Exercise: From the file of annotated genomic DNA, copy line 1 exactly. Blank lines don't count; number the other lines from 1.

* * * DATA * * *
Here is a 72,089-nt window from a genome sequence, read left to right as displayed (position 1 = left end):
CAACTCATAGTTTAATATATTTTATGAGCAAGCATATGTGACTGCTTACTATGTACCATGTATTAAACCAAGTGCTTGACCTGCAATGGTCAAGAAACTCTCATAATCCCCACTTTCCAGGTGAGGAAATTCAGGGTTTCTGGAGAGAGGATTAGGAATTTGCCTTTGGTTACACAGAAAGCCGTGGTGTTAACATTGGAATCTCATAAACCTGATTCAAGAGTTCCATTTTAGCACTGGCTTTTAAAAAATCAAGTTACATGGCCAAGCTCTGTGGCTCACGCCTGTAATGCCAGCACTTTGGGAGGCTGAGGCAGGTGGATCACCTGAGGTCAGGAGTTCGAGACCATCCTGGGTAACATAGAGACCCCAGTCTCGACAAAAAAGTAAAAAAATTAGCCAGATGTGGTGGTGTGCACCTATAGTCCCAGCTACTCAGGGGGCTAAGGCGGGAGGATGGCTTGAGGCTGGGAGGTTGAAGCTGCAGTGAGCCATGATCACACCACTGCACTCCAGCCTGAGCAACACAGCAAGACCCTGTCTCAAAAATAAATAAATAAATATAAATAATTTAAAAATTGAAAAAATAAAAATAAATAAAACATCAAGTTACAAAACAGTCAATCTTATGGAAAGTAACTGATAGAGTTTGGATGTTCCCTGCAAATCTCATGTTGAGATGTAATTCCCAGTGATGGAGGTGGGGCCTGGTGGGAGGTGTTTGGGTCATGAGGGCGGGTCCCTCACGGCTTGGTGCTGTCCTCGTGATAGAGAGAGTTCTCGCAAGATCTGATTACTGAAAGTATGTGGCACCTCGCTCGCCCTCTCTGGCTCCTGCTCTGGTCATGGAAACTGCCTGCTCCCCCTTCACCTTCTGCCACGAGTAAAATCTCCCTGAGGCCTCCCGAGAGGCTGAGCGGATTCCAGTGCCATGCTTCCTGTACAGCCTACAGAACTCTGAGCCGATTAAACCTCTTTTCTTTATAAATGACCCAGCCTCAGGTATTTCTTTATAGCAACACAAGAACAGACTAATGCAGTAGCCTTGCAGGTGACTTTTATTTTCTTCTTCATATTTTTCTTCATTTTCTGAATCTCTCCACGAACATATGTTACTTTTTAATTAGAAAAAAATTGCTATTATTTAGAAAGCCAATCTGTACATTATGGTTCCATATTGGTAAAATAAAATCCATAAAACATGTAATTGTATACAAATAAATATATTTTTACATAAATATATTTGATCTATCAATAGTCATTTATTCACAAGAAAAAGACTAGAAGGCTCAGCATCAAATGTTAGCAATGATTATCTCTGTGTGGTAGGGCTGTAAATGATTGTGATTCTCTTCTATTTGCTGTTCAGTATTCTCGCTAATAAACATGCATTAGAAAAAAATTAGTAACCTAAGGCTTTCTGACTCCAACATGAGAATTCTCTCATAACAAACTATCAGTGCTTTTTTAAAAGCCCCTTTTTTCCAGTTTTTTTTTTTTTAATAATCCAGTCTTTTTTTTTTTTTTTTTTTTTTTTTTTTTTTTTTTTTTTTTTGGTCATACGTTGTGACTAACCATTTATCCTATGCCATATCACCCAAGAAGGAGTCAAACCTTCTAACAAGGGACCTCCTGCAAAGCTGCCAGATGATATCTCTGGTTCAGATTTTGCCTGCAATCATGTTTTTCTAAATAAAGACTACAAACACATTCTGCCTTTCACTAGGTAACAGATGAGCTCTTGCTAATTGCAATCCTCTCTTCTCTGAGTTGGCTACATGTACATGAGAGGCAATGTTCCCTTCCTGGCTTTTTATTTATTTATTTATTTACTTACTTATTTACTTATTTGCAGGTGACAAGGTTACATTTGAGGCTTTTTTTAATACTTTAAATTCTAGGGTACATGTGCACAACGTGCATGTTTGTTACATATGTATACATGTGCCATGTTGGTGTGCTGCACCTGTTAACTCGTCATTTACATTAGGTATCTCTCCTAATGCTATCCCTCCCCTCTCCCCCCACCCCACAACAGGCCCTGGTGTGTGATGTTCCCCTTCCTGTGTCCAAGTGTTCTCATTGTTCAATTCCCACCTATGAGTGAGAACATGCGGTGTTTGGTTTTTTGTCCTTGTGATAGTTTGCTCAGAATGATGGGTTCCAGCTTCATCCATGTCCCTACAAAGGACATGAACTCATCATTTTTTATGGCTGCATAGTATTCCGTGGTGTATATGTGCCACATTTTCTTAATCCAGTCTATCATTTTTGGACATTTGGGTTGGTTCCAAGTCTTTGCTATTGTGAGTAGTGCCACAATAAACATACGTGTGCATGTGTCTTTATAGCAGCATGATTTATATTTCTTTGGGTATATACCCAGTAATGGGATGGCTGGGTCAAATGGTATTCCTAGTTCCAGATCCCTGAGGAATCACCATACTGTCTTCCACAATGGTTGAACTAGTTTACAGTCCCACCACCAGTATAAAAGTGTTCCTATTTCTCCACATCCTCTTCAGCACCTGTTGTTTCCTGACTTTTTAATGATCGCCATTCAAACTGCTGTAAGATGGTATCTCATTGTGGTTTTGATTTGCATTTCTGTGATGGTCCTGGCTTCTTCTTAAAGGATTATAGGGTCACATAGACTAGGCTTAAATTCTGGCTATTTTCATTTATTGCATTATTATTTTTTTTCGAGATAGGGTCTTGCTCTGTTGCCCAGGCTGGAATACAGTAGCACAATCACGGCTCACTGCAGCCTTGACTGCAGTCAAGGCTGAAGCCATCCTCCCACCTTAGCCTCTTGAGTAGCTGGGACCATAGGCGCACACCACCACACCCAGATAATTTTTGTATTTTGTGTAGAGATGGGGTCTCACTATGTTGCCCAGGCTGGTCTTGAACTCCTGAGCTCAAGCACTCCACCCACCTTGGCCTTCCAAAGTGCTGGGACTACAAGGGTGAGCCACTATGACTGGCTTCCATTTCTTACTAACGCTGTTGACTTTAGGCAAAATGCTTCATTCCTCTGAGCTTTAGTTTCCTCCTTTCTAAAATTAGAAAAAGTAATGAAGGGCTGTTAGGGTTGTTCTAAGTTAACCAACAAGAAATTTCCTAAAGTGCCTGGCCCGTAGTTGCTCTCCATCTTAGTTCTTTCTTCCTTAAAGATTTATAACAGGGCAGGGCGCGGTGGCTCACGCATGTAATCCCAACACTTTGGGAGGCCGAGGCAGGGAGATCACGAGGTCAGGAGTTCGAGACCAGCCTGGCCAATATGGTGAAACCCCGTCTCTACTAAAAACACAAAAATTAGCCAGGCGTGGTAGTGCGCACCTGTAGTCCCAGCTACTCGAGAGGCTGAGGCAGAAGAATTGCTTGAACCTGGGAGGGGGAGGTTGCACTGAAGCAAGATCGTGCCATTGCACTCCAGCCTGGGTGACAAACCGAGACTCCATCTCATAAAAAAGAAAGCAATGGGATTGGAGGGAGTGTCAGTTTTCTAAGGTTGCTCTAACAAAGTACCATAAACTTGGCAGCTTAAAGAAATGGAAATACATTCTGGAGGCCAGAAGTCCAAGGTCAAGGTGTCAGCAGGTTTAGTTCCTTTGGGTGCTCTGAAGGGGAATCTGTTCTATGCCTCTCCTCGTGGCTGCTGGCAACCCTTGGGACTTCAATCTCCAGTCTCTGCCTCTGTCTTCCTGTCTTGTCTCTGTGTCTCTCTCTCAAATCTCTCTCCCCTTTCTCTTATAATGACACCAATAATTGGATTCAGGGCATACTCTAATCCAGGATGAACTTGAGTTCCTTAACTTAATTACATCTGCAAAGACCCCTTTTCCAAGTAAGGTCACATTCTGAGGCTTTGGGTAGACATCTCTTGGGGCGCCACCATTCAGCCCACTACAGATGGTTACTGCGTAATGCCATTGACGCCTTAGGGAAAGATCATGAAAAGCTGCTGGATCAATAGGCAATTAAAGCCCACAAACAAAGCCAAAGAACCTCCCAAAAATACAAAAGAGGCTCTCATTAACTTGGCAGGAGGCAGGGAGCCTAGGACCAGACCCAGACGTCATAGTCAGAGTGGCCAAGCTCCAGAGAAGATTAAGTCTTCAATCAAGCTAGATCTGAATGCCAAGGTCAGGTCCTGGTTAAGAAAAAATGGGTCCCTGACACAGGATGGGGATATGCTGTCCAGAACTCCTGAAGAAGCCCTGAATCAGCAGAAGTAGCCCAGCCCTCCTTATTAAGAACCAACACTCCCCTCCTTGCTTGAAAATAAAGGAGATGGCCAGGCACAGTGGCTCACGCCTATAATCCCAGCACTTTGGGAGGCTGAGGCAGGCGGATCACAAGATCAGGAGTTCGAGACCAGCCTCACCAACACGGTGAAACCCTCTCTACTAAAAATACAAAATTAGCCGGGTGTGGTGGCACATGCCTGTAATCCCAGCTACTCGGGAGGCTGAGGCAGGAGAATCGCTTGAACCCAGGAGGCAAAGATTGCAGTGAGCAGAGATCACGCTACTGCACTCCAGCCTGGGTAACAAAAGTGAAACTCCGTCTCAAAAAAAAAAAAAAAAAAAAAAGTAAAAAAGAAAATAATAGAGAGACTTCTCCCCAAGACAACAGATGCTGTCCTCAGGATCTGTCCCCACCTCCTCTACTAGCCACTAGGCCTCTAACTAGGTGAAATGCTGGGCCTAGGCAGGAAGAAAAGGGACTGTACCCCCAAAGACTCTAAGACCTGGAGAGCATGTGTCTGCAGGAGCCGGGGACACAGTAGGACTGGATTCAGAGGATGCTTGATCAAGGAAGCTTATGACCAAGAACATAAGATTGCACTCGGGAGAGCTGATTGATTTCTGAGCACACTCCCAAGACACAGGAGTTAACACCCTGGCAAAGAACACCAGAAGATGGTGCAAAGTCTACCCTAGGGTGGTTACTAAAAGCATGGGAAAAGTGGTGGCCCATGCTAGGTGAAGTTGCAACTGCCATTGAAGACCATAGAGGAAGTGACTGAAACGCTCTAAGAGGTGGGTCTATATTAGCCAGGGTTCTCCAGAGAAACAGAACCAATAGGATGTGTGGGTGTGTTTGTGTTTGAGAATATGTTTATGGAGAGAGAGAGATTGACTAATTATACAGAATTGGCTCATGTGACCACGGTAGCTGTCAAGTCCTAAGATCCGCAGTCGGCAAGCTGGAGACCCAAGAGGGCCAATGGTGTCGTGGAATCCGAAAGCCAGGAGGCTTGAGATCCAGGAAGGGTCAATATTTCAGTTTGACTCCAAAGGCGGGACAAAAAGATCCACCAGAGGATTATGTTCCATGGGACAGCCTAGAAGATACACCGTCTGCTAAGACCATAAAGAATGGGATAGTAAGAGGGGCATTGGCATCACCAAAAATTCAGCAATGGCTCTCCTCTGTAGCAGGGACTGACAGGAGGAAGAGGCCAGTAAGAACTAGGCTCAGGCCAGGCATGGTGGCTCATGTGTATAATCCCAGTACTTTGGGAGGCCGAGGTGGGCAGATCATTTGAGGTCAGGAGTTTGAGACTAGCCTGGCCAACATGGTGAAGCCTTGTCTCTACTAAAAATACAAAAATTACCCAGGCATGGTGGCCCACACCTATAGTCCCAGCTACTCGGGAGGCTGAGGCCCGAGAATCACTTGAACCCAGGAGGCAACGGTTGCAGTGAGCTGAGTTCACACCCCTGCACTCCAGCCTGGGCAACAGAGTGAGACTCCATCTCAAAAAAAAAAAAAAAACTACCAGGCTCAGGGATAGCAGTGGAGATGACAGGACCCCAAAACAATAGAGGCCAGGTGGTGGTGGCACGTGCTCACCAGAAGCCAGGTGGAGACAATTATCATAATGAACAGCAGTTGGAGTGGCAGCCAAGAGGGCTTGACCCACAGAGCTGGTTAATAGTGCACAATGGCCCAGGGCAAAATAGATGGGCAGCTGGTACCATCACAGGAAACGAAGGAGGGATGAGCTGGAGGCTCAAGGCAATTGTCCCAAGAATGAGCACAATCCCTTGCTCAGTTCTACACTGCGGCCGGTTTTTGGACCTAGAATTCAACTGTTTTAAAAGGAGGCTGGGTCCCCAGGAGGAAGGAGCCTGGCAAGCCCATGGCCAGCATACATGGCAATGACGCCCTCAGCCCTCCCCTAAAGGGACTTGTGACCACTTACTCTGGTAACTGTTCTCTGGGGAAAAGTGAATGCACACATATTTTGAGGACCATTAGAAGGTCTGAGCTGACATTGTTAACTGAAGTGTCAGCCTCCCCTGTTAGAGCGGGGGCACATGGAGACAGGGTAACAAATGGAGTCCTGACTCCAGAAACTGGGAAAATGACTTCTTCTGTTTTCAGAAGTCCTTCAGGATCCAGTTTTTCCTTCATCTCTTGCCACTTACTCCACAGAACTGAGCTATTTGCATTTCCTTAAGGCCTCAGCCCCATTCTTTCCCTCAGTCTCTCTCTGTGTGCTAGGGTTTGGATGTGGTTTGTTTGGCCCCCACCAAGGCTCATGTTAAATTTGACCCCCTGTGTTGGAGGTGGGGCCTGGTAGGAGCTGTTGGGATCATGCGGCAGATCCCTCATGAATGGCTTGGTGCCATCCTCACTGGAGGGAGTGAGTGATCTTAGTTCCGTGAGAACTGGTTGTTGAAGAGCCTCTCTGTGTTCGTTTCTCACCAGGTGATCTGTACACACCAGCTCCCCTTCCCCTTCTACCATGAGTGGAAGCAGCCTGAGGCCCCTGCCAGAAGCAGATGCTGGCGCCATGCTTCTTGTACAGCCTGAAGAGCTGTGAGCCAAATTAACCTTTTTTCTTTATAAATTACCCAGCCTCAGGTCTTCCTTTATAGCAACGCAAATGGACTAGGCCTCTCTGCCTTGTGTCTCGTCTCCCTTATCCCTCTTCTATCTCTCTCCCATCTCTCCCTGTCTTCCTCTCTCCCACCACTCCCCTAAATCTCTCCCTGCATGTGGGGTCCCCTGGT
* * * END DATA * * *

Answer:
Here is a 72,089-nt window from a genome sequence, read left to right as displayed (position 1 = left end):